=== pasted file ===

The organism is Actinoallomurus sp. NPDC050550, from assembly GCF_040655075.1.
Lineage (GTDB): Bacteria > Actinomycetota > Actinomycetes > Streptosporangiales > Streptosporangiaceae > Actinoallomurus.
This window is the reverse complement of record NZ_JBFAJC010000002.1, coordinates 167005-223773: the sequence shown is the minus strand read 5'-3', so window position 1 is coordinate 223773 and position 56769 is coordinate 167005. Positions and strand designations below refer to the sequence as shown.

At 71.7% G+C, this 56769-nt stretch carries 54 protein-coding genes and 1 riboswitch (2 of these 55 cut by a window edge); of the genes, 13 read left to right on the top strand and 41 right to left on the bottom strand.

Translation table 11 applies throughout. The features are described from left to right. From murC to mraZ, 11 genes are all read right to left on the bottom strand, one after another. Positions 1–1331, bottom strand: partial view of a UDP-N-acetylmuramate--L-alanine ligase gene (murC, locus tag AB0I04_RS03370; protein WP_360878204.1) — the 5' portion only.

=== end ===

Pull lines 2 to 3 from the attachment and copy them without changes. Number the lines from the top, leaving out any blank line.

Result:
Lineage (GTDB): Bacteria > Actinomycetota > Actinomycetes > Streptosporangiales > Streptosporangiaceae > Actinoallomurus.
This window is the reverse complement of record NZ_JBFAJC010000002.1, coordinates 167005-223773: the sequence shown is the minus strand read 5'-3', so window position 1 is coordinate 223773 and position 56769 is coordinate 167005. Positions and strand designations below refer to the sequence as shown.